“Years ago, things could slide,” Saleh said.

Then, over the past year, President Bush and conservative Republican leaders spearheaded a national debate over how to address illegal immigration.

Last December, the Republican-controlled House of Representatives passed a hard-line immigration bill that would make it a felony to be in the country illegally, substantially increase border patrols, order the construction of a fence along the U.S.-Mexico border, and boost civil and criminal penalties against employers for violations.

The House bill would require employers to shoulder more of the enforcement burden. The bill would set up a telephone- or electronic media-based employment verification system. That system would allow employers to verify the immigration status of new hires within three days.

In contrast, in May, the GOP-controlled Senate passed its own immigration bill. That bill, which has President Bush’s support, would set up an amnesty program for undocumented immigrants already living in the United States and establish a path to legal residency. Like the House bill, the Senate measure also would require employers to take greater steps to ensure their workers are legal.

Even though there’s broad agreement that something needs to be done about illegal immigration, the House and Senate have been unable to reach a compromise.


In the absence of legislation, the Department of Homeland Security and ICE have charged ahead with their own enforcement policies.

Over the past six months, ICE has conducted raids on industrial pallet producer IFCO Systems North America and Midwest Airport Services, among others.

The raid on IFCO followed a yearlong probe that found more than half of the company’s employees in 2005 had Social Security numbers that did not match identifying information in the Social Security Administration data base. The raid apprehended 1,187 illegal alien employees at 40 worksites around the country.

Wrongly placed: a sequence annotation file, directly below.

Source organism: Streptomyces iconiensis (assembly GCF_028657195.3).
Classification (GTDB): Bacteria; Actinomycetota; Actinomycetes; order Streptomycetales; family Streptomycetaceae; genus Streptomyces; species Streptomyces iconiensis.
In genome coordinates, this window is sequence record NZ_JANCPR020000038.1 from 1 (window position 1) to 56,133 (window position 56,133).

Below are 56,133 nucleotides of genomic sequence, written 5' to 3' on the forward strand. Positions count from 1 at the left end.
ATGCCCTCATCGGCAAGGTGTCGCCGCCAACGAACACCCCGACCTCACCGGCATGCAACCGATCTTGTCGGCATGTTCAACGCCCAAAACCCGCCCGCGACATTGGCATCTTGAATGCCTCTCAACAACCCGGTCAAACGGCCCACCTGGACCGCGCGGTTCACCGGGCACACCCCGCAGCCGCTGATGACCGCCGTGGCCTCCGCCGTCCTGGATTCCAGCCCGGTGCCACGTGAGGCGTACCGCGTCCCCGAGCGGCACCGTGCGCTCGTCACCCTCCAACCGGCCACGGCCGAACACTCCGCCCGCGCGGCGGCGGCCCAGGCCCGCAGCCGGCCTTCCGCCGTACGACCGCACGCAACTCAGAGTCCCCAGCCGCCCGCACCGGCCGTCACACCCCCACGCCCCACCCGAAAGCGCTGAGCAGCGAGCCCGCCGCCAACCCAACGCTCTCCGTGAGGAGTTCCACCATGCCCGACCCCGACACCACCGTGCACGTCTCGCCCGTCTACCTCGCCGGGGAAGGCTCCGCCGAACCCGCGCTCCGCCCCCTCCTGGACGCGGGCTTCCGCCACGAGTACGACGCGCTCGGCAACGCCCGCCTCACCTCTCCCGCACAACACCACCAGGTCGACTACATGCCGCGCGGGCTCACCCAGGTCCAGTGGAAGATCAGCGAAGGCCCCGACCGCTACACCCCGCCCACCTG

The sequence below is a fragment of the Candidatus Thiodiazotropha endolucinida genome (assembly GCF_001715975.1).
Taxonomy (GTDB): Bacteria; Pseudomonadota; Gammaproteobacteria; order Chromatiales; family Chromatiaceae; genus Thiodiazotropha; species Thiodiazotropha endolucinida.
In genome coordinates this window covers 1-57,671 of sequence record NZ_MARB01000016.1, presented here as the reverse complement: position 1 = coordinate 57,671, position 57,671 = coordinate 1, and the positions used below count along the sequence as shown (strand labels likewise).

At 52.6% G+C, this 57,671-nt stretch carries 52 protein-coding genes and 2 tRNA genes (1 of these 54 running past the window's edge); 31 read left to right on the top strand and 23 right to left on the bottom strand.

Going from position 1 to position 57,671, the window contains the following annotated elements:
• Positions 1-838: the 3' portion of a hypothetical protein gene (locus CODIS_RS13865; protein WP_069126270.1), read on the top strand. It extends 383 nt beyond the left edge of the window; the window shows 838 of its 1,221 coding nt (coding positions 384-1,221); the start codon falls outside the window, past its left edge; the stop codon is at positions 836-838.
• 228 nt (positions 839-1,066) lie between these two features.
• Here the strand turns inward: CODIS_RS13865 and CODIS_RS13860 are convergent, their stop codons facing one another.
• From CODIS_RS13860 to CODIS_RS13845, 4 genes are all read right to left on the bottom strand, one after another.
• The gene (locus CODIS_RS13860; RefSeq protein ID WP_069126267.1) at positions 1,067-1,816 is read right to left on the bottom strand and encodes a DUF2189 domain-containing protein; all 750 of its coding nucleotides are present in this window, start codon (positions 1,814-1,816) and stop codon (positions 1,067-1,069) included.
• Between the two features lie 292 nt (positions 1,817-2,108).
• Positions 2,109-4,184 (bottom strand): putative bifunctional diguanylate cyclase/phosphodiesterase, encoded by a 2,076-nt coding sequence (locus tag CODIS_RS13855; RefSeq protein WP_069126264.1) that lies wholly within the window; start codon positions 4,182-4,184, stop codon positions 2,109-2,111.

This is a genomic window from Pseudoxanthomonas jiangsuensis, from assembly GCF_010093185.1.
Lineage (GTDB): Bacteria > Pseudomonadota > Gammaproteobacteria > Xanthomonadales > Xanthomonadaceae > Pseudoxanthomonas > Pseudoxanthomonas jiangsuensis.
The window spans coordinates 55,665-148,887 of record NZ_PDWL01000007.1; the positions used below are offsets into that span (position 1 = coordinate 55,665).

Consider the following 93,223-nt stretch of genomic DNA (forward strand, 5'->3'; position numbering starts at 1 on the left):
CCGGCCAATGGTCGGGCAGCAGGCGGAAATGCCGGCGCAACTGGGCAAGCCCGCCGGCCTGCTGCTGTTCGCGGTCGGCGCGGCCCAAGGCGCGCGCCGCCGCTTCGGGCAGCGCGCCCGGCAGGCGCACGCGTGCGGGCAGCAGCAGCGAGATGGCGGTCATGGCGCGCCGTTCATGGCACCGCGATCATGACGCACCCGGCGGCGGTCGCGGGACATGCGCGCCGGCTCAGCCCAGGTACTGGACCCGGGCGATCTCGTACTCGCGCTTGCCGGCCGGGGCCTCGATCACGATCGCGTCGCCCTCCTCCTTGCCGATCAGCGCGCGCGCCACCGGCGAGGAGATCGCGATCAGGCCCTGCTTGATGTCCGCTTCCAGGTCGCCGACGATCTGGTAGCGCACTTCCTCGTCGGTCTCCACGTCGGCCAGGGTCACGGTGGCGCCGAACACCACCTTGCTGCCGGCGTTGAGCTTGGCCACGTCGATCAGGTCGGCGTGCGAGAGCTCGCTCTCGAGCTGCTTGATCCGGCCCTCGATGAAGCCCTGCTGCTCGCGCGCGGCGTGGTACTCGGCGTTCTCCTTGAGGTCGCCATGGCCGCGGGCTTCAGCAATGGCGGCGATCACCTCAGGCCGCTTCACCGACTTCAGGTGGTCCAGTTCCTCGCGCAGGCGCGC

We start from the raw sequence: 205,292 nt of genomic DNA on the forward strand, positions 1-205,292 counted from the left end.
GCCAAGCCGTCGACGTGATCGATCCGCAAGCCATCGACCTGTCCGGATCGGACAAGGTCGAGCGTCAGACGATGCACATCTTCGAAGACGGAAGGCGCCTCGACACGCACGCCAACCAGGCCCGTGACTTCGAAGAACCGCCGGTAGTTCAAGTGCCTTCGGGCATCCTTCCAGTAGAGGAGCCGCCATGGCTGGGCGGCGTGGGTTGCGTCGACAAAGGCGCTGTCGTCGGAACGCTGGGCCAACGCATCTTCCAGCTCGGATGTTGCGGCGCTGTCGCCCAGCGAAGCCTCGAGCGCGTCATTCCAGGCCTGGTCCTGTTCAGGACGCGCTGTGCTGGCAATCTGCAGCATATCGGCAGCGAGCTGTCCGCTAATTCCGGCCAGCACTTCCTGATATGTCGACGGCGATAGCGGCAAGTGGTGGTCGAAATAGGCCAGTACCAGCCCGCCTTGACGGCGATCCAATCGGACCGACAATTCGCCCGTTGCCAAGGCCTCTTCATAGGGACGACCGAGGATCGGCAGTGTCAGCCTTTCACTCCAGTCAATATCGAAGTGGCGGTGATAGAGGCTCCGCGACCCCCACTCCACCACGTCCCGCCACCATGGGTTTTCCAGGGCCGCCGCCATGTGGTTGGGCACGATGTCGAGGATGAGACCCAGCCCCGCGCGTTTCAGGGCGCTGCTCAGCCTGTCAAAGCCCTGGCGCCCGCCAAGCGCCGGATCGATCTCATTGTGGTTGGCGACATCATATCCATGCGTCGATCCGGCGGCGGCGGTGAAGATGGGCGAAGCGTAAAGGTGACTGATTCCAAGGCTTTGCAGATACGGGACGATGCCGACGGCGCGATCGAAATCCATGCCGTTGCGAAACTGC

Seven current and former IFCO managers have been charged in Albany, N.Y., with harboring illegal aliens for financial gain. In addition, two managers at Midwest Airport have been sentenced to nine and 15 months in federal prison and fined a total of $750,000.

Under current agency rules, ICE cannot use no-match letters from the Social Security Administration to go after employers for hiring undocumented workers.

A no-match letter informs an employer that an employee’s recorded Social Security number, which the employee submitted on an I-9 form, does not match the name listed for that number in the Social Security Administration database.

But in June, ICE proposed a new rule that would put employers on constructive notice from the time they received a no-match letter.

Homeland Security estimates that as many as 10 percent of the 250 million W-2s the Social Security Administration receives each year belong to workers whose names do not match their Social Security numbers.

Experts caution that there are many causes for no-matches, including typographical errors and name changes. But no-matches also result from illegal immigrants falsely using other people’s Social Security numbers or providing bogus federal work permits to employers.

The proposed rules would allow ICE officials to use no-match letters as proof that employers “knowingly” employed illegal immigrants. It would require the employer to take certain actions within a set period of time.

The proposal also would close the subcontractor loophole. Currently, employers can hide behind subcontractors who hire undocumented workers for their projects. Employers could claim that they did not know that their subcontractors were employing illegal labor. Without proof of actual knowledge on the part of the employer, the government couldn’t charge the employer with a crime.